Other cultural issues can arise around gender roles (men who are unused to dealing with independent women, for instance, or women who are fearful of offending men), mistrust of other cultures, or simply a lack of understanding about what kind of information would be useful. Many people, culture aside, are eager to please, and will try to say what they think you want to hear. Language and literacy difficulties can present their own problems, as can distrust of or hostility toward any kind of authority, whether actual or perceived (an especially difficult issue in programs that aren’t voluntary, such as court-mandated substance use treatment). Some participants may fear that they’ll be thrown out of the program if they criticize it; others may simply not want to offend someone they like as a person.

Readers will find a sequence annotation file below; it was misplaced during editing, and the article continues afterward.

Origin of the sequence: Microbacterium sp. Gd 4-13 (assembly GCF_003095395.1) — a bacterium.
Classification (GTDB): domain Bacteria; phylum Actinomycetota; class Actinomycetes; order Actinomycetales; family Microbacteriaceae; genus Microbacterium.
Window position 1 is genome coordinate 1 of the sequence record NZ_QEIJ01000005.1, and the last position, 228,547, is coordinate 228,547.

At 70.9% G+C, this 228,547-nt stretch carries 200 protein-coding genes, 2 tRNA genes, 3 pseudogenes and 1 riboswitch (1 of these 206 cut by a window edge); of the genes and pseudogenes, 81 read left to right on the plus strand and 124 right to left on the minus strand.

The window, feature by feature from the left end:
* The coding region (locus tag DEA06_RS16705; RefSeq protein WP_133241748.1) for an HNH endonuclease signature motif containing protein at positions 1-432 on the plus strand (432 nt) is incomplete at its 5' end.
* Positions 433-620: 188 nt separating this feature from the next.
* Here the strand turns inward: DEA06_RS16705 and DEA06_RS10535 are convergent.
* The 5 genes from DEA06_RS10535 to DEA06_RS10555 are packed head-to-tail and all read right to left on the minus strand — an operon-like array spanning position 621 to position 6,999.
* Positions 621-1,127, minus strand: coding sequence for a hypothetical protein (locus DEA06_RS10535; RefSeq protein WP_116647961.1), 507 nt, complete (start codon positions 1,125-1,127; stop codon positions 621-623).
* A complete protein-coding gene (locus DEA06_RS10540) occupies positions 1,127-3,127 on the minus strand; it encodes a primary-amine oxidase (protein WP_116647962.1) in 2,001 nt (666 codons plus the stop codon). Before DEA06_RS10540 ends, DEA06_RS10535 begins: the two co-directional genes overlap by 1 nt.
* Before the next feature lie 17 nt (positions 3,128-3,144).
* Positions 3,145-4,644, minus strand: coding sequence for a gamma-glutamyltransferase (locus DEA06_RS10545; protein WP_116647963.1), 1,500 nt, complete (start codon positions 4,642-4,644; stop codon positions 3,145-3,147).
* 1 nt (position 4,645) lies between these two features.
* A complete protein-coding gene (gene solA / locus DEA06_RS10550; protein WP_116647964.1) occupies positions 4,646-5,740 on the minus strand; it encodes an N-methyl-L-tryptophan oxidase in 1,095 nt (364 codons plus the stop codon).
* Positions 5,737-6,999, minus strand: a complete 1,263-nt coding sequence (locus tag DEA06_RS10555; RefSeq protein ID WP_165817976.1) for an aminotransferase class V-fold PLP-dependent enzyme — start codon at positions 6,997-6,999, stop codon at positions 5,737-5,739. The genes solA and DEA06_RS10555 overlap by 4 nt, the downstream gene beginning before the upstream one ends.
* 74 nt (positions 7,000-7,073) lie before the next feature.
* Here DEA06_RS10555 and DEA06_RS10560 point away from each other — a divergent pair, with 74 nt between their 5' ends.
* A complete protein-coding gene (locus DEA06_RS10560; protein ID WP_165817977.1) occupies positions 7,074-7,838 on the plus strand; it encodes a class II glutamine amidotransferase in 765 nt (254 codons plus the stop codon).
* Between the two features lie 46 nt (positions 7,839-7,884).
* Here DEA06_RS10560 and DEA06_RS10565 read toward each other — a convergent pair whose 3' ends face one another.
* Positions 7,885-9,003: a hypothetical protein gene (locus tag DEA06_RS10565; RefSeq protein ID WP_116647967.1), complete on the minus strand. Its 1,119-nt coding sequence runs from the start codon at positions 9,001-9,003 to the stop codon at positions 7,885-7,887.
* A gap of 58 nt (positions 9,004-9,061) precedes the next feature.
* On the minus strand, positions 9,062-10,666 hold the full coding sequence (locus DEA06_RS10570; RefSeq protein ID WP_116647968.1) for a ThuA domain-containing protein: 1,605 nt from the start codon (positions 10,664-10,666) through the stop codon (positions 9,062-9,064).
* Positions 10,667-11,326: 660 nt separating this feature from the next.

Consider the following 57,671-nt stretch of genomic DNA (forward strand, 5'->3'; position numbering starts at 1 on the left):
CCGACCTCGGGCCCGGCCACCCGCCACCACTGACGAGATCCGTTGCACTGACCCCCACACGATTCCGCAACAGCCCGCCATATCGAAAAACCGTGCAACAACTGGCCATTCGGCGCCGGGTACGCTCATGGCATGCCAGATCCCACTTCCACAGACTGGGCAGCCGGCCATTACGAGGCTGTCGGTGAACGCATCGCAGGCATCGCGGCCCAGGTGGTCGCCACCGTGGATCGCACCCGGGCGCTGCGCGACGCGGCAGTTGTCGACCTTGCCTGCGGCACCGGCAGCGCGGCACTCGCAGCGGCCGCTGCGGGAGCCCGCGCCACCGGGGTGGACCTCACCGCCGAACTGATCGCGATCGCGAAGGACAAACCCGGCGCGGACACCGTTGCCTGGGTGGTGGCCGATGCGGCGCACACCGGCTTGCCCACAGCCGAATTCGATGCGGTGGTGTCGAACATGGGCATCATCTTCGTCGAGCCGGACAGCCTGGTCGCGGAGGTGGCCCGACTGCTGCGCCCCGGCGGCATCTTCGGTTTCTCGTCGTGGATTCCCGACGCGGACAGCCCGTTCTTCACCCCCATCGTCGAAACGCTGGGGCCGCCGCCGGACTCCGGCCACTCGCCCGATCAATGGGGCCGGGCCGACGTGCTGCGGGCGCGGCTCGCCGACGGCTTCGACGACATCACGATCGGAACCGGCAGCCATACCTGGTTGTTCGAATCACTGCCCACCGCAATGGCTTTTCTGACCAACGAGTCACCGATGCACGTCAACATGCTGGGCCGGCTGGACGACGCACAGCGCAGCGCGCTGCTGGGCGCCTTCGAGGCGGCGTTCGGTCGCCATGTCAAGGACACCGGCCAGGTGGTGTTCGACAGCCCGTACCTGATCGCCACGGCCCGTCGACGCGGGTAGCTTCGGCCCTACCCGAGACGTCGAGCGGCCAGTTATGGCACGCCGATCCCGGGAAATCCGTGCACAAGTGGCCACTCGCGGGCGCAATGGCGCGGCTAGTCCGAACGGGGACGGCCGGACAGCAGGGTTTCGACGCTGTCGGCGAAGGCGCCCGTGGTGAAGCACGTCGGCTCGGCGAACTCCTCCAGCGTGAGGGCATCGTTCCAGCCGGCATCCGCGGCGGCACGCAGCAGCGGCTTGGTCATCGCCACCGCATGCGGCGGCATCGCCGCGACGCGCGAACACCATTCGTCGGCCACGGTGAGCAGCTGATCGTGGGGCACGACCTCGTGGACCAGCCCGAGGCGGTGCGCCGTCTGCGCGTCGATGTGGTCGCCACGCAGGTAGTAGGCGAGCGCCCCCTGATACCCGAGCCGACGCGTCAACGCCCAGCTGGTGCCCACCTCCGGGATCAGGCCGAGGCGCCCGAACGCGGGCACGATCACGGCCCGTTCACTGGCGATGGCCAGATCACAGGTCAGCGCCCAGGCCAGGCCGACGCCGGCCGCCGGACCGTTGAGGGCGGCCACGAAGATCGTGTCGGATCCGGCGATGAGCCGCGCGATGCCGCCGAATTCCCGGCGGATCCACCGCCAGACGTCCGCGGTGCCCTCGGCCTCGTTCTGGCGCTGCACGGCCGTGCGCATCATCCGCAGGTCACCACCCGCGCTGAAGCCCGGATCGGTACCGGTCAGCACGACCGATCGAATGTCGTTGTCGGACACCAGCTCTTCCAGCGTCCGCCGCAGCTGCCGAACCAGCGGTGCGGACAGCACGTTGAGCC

It’s our assumption that obtaining honest feedback is easier if participants have felt, from the beginning, that they have a stake in the program. If they’ve been invited to participate in planning and implementing their own service or education or treatment, they’ll be far more comfortable providing honest and useful feedback on the process, content, and results of it. If they see themselves, and are treated, as partners in the enterprise, working with staff toward a common goal, providing feedback will be natural. If they see themselves, and are treated, as clients who have no important skills or knowledge, it will be like pulling teeth.